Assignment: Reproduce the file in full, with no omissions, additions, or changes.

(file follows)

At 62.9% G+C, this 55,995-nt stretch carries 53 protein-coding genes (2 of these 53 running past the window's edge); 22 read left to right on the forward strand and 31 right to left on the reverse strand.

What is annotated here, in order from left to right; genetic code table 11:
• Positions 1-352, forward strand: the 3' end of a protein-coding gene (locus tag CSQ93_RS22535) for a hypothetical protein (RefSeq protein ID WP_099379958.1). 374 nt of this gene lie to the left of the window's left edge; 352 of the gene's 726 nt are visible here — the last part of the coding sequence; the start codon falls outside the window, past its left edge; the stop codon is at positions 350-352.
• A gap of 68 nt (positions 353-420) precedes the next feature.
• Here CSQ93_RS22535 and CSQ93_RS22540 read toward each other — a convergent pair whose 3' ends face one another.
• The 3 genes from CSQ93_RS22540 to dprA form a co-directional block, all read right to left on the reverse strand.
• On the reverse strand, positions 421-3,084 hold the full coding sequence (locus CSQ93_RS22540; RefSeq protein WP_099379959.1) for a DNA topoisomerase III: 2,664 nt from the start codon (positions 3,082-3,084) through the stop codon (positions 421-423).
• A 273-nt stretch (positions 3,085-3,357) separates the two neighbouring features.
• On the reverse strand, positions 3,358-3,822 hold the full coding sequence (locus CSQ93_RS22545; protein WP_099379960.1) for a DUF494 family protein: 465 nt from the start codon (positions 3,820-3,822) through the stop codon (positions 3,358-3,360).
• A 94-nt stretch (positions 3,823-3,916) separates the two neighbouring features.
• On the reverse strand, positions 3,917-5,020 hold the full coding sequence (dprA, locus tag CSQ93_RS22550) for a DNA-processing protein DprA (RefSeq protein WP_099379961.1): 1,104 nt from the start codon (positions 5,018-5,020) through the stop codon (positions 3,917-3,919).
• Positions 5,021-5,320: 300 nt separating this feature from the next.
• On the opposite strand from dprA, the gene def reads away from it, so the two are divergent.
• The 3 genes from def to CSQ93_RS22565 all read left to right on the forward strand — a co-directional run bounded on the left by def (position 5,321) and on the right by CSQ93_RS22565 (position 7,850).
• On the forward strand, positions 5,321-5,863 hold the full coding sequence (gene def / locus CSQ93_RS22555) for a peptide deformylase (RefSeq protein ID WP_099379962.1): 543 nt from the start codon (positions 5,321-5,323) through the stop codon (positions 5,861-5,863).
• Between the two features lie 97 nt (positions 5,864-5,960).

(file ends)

At 62.9% G+C, this 55,995-nt stretch carries 53 protein-coding genes (2 of these 53 running past the window's edge); 22 read left to right on the forward strand and 31 right to left on the reverse strand.

What is annotated here, in order from left to right; genetic code table 11:
• Positions 1-352, forward strand: the 3' end of a protein-coding gene (locus tag CSQ93_RS22535) for a hypothetical protein (RefSeq protein ID WP_099379958.1). 374 nt of this gene lie to the left of the window's left edge; 352 of the gene's 726 nt are visible here — the last part of the coding sequence; the start codon falls outside the window, past its left edge; the stop codon is at positions 350-352.
• A gap of 68 nt (positions 353-420) precedes the next feature.
• Here CSQ93_RS22535 and CSQ93_RS22540 read toward each other — a convergent pair whose 3' ends face one another.
• The 3 genes from CSQ93_RS22540 to dprA form a co-directional block, all read right to left on the reverse strand.
• On the reverse strand, positions 421-3,084 hold the full coding sequence (locus CSQ93_RS22540; RefSeq protein WP_099379959.1) for a DNA topoisomerase III: 2,664 nt from the start codon (positions 3,082-3,084) through the stop codon (positions 421-423).
• A 273-nt stretch (positions 3,085-3,357) separates the two neighbouring features.
• On the reverse strand, positions 3,358-3,822 hold the full coding sequence (locus CSQ93_RS22545; protein WP_099379960.1) for a DUF494 family protein: 465 nt from the start codon (positions 3,820-3,822) through the stop codon (positions 3,358-3,360).
• A 94-nt stretch (positions 3,823-3,916) separates the two neighbouring features.
• On the reverse strand, positions 3,917-5,020 hold the full coding sequence (dprA, locus tag CSQ93_RS22550) for a DNA-processing protein DprA (RefSeq protein WP_099379961.1): 1,104 nt from the start codon (positions 5,018-5,020) through the stop codon (positions 3,917-3,919).
• Positions 5,021-5,320: 300 nt separating this feature from the next.
• On the opposite strand from dprA, the gene def reads away from it, so the two are divergent.
• The 3 genes from def to CSQ93_RS22565 all read left to right on the forward strand — a co-directional run bounded on the left by def (position 5,321) and on the right by CSQ93_RS22565 (position 7,850).
• On the forward strand, positions 5,321-5,863 hold the full coding sequence (gene def / locus CSQ93_RS22555) for a peptide deformylase (RefSeq protein ID WP_099379962.1): 543 nt from the start codon (positions 5,321-5,323) through the stop codon (positions 5,861-5,863).
• Between the two features lie 97 nt (positions 5,864-5,960).